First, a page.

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Statement on our National Fate by the Presbyterian Church in Taiwan - Motivation Based on Faith and Theology 1972

March 1972 statement on Taiwan's national fate provided by the Presbyterian Church in the Republic of China
March 1, 1972

The leading article in the March 1972 issue of Tai-oan Kau-hoe Kong-Po (the then monthly, now weekly, magazine of the Presbyterian Church in Taiwan) was written by Rev. C. M. Kao, PCT Secretary-General (1970-1989), concerning the Statement on Our National Fate.

Statement on our National Fate by the Presbyterian Church in Taiwan - Motivation Based on Faith and Theology
by Rev. C.M. Kao

After the Presbyterian Church in Taiwan published its Statement on Our National Fate on the 29 December 1971, we received responses from many quarters. In my capacity as Secretary-General of the General Assembly of the Presbyterian Church in Taiwan, I would like to express deep gratitude to all those inside and outside the Church who have offered us their comments. In order that all our friends, who are concerned about the "National Fate" statement, may have a better understanding that the Church's motive in producing the Statement on Our National Fate was founded on faith and theology, I am taking this opportunity to report and explain several points: 

   1. We are extremely grateful to many friends, who, by their positive support of the Statement, have given us great encouragement and comfort. Certainly, Christians living in a time of national distress should be able to speak out in more than simply polite terms. In the past we have usually accepted "Thou shalt not offend anyone" as the first commandment, and have disregarded the responsibility which Christians ought to have to society and the nation. This Statement is founded on the conviction of our Christian faith that Christians have such a responsibility.

  2. Should the Church get involved in political matters? After the Statement was issued it caused many people to raise this question. Since the Reformation, the development of modern history and the trend toward the separation of politics and religion, the Church has indeed not become bound up in politics again as it was in the Middle Ages. Except for a few extremely conservative groups, however, most orthodox Protestant churches have encouraged their members to be responsible citizens and to participate in constructive activities in society and politics, and thus to be "the light of the world" and "the salt of the earth." This shows that individual Christians do have a responsibility in the rise and fall of nations.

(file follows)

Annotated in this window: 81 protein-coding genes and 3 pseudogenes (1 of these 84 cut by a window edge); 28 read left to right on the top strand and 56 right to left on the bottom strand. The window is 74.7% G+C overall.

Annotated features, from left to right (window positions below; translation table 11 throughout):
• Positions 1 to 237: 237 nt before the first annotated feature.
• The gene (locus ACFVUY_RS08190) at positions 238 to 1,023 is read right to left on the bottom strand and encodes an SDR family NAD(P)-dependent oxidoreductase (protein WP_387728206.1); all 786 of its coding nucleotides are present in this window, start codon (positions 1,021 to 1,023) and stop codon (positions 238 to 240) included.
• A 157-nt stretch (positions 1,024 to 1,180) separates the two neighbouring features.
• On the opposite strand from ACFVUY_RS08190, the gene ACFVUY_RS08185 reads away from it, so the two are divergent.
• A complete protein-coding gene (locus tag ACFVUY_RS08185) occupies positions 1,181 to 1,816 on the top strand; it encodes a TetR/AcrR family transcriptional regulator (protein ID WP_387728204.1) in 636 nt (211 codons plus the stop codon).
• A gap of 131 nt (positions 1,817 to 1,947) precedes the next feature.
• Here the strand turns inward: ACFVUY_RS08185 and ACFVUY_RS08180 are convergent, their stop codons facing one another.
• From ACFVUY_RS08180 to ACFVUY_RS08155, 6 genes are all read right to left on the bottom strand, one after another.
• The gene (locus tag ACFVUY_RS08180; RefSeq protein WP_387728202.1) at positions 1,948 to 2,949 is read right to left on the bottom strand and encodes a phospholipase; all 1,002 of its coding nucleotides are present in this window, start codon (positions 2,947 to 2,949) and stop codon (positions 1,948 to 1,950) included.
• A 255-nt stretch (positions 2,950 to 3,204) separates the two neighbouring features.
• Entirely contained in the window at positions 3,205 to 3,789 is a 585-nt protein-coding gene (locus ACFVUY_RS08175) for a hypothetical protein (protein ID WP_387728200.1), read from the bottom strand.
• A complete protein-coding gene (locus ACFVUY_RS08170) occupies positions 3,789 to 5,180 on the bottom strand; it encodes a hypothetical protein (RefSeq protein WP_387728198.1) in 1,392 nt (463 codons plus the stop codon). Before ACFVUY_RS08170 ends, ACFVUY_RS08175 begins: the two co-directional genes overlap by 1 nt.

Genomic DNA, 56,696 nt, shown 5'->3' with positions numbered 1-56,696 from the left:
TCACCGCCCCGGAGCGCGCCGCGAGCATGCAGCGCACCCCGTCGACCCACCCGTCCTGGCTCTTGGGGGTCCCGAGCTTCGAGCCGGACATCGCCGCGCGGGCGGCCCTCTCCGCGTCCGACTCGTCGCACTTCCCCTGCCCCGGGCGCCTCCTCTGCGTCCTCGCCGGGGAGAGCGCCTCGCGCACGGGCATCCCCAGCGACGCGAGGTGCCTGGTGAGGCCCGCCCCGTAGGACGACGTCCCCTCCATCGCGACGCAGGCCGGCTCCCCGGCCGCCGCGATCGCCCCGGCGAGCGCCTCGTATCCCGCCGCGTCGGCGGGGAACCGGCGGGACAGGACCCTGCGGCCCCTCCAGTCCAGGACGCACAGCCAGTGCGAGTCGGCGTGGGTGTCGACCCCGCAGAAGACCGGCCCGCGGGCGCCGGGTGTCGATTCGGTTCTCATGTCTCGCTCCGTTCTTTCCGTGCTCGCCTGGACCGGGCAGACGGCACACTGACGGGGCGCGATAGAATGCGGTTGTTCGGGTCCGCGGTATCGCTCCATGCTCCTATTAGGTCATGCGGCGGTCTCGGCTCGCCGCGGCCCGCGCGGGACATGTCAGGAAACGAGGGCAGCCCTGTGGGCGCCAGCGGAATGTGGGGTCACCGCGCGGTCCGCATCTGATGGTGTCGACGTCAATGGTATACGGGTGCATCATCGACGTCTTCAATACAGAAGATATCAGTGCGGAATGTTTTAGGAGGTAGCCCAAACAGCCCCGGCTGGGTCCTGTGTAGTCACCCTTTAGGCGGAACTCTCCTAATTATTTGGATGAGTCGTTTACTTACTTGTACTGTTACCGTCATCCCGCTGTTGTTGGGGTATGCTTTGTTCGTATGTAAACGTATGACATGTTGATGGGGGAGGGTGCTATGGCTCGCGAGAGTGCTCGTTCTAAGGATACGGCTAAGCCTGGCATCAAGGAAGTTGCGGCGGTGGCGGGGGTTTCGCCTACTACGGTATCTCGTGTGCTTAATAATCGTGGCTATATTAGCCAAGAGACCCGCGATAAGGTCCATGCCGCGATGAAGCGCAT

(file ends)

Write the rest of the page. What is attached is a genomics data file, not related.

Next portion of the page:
But should the corporate Church, which acts in the name of Christ, keep absolute silence on social and political issues? Not necessarily, as in the following two situations:

   1. When political power from without violates the nature of the Church and the carrying out of her mission on earth, and
   2. When, similarly, political power from without violates human rights, that is, the dignity of human existence.

Therefore, looking at it from the point of view of Christian faith and ethics, if the two situations cited above should occur (or even have the possibility of occurring), that is, if the Church's life and human rights are violated, then (i) the Church cannot but contend vigorously for the truth of the Gospel and its own life, and (ii) also fight to protect God-given human rights, for the origin of human rights lies in man's having been created in the image of God (Gen. 1:26-27). When the Church of Christ in either of these two cases produces a statement, this kind of statement is not basically political, but is a confession of faith. It is like the Bremen Declaration of the Confessing Church in Germany under the Hitler regime, and, more recently, the statements issued by Churches in South Africa and Rhodesia.

Even this proposal that the government "hold elections of all representatives to the highest government bodies" is motivated by the belief that human rights are given by God. For we believe that only in this way can there be any internal reforms. The government can then merit the respect of people at home and abroad, we can recover from our national decline, and so receive the blessing of God.

To sum up, the Presbyterian Church in Taiwan, in producing the Statement on Our National Fate in this present time of crisis, has done so from the standpoint of our Christian faith, and so it is essentially a confession of faith rather than a political action.

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